A hutong can be found in the north of China and first appeared during the Yuan dynasty. It is a narrow street way and is found, particularly in Beijing. The formation of the hutongs is by lines of siheyuan to create traditional courtyards lining both sides. A siheyuan is a residence where houses are built to form rectangles or squares to create a traditional courtyard. Therefore, by joining one siheyuan to another to form a hutong, a neighborhood forms and join to other hutongs. In this article, we will learn more about what hutongs in Beijing are like, how many they are, and the hutong culture.
A hutong in Beijing is an alley formed with courtyards. The hutongs range from 40-centimeter-wide alleys to 10 meters-wide streets, and they link one by one. For a first-timer, the hutongs may look alike. But, it is not the case. When you visit various hutongs and talk with the residents, you will learn every hutong is unique and has its own story. Today, not many hutongs are left. Most were demolished, and the remaining ones are not more than 1000. Most of the existing hutongs are transformed into tourist attraction sites and are associated with shopping, street food, and bars. Most old hutongs have disappeared, and high rises and wide boulevards replaced them.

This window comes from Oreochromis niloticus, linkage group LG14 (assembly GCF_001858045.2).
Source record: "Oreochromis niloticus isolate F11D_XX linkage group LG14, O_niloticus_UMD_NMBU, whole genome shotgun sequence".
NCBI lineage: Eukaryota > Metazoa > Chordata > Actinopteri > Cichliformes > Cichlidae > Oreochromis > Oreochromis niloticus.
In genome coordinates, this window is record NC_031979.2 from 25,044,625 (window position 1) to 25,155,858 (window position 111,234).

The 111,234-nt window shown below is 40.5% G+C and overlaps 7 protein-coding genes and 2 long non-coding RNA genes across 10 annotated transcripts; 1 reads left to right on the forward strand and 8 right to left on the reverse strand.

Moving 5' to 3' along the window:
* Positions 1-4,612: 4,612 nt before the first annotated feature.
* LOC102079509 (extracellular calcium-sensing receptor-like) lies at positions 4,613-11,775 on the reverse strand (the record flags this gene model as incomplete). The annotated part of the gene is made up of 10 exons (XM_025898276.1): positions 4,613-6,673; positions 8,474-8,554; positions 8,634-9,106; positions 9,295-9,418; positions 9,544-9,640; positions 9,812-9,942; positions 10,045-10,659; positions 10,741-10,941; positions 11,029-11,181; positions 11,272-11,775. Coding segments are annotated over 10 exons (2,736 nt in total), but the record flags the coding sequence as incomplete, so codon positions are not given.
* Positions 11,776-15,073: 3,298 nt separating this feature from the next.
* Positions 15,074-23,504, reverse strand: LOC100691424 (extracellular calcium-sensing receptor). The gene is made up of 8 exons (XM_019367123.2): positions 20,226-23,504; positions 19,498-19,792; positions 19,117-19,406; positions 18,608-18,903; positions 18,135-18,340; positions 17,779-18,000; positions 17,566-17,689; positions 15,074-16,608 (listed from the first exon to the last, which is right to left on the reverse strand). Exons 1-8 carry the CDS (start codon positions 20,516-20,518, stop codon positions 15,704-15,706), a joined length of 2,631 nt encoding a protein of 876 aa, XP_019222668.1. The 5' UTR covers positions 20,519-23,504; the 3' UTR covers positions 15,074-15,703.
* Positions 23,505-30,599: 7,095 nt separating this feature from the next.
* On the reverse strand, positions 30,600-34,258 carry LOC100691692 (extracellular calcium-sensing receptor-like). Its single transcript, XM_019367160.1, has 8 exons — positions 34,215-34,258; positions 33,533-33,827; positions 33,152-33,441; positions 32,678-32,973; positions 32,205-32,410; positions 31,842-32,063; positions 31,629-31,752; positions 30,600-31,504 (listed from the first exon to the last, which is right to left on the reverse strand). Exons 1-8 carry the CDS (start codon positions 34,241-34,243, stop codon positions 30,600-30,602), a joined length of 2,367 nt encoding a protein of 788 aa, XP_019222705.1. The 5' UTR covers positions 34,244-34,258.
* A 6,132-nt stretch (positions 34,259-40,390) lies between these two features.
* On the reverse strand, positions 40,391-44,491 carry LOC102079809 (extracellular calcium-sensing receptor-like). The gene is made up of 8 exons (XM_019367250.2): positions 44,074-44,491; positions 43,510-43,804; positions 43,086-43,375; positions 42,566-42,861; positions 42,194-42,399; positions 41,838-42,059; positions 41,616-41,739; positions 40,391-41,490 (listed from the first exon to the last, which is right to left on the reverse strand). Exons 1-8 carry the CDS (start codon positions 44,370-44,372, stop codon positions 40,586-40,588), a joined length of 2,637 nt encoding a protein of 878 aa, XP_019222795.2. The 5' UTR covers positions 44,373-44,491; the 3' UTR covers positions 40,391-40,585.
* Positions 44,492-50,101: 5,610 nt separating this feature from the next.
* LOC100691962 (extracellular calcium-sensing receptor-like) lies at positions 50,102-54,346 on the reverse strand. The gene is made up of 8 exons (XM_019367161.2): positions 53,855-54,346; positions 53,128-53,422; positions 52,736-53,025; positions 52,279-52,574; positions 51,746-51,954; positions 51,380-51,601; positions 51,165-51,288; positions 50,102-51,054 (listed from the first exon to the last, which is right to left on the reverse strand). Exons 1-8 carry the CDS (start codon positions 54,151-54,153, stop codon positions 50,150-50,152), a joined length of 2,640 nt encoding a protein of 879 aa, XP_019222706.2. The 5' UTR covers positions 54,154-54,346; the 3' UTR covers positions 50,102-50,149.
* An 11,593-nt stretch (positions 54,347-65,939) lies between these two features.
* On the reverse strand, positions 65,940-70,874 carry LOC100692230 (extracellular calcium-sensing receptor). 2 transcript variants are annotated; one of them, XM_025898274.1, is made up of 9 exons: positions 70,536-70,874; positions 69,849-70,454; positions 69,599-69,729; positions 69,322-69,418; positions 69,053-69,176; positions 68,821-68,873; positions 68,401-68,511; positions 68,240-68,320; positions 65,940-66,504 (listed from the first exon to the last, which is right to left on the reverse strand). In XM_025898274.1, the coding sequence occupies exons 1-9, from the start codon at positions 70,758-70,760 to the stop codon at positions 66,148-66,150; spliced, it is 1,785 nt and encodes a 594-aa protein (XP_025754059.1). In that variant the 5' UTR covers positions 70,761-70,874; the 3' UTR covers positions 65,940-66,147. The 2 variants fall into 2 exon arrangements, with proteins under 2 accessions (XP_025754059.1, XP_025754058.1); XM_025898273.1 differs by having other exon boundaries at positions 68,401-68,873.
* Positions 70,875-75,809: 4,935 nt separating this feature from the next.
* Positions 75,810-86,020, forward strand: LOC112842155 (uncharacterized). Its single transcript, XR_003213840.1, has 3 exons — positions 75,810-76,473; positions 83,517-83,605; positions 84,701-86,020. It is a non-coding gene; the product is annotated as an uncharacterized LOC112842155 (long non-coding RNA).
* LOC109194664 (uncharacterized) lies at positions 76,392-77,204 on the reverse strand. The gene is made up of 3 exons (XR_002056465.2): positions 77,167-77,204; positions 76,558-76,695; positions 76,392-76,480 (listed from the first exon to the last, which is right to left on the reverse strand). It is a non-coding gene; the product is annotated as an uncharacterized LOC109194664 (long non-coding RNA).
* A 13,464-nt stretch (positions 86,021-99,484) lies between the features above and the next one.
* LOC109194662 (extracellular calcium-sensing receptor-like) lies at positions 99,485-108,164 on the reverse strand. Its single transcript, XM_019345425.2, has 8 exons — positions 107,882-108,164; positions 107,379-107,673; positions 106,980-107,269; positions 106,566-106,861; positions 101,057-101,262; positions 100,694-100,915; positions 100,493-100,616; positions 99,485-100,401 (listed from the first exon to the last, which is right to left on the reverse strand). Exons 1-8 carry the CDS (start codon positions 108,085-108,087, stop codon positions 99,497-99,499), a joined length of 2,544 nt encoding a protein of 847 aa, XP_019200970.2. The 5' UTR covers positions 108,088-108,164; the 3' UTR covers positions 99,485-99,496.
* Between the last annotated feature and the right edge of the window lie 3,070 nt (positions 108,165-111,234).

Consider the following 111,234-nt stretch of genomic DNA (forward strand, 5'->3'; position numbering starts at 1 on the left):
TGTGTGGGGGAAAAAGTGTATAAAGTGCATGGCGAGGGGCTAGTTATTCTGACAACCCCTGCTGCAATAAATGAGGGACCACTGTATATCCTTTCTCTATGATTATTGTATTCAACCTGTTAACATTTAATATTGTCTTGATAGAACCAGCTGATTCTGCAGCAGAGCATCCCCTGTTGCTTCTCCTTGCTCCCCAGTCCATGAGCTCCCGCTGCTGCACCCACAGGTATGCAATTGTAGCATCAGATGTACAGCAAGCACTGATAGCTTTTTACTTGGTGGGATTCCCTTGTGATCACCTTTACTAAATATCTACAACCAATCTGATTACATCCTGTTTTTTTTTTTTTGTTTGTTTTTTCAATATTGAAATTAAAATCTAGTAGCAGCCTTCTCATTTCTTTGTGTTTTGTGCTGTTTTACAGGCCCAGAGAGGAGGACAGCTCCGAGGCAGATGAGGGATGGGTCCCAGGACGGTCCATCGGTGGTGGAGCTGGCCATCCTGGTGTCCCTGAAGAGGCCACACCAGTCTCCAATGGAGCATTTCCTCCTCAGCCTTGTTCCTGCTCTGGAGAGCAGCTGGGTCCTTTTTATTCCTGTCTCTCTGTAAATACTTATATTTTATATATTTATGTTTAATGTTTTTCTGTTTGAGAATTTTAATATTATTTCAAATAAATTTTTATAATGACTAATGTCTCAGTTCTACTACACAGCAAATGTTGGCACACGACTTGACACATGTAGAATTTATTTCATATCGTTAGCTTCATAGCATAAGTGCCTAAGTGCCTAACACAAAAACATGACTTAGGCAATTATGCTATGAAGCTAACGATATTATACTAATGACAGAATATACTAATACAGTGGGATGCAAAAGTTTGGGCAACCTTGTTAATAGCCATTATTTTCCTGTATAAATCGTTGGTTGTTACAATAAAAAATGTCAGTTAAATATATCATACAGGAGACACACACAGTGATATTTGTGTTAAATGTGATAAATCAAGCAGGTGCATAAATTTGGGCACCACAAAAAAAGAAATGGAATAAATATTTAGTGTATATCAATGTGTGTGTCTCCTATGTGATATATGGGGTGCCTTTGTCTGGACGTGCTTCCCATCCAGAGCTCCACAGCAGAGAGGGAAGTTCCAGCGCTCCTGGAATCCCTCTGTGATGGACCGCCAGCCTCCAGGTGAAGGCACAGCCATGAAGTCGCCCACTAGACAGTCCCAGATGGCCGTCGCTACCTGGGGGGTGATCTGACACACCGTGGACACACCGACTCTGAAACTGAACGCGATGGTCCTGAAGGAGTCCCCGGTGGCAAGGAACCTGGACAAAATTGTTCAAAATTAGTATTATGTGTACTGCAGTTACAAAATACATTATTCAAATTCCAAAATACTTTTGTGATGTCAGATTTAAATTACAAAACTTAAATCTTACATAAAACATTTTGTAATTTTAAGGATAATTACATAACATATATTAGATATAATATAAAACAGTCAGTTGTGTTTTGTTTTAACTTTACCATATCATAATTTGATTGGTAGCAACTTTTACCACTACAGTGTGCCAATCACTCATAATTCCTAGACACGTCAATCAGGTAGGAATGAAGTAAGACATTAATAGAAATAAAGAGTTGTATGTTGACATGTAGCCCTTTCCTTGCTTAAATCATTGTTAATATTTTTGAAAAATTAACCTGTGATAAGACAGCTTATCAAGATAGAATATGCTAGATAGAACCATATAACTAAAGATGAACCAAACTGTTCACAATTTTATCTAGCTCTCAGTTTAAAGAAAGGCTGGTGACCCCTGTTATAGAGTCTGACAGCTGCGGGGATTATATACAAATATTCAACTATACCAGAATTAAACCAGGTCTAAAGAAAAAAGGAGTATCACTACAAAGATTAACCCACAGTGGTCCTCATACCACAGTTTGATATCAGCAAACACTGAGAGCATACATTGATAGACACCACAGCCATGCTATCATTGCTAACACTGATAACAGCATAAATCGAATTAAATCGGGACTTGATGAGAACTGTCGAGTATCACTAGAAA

The hutong culture is among the representatives of Beijing culture. Thus, they are not just alleys or streets for traffic. They are a presentation of the development of Beijing’s history and culture. The hutong culture is like a collection of changing history, the memory of social life, and the townscape of time. The names of various hutongs are goods, figures, and dialects, among many other. The people were pleased with their way of life and lived peacefully. Most of them never knew anything outside of the siheyuan. The organization of the people was according to social classes. Therefore, the hutongs of those in a high position were aligned with homes with ample space and walled gardens. While the commoners, laborers, less wealthy merchants, and artisans lived in a much simple and small siheyuan with narrow hutongs. Additionally, for better lighting, most houses and gates of many of the siheyuan faced south. For these reasons, most hutongs run from east to west, and for easy passage, they have several tiny lanes running from north to south.
Hutongs have survived the strain of collective ownership, centuries of war and revolution, and the turbulence of the early economic reform. Unfortunately, most hutongs do not exist due to developing infrastructure. But many have been preserved to safeguard these Chinese architectural cultures for tourism. Plus, its protection is an urgent issue for modern society. Some of the preserved ones are several hundred years old, and in some locations, they are near recreated modern hutongs. The areas with hutongs are frequented by tourists who tour with Pedicabs, a local means of transportation.
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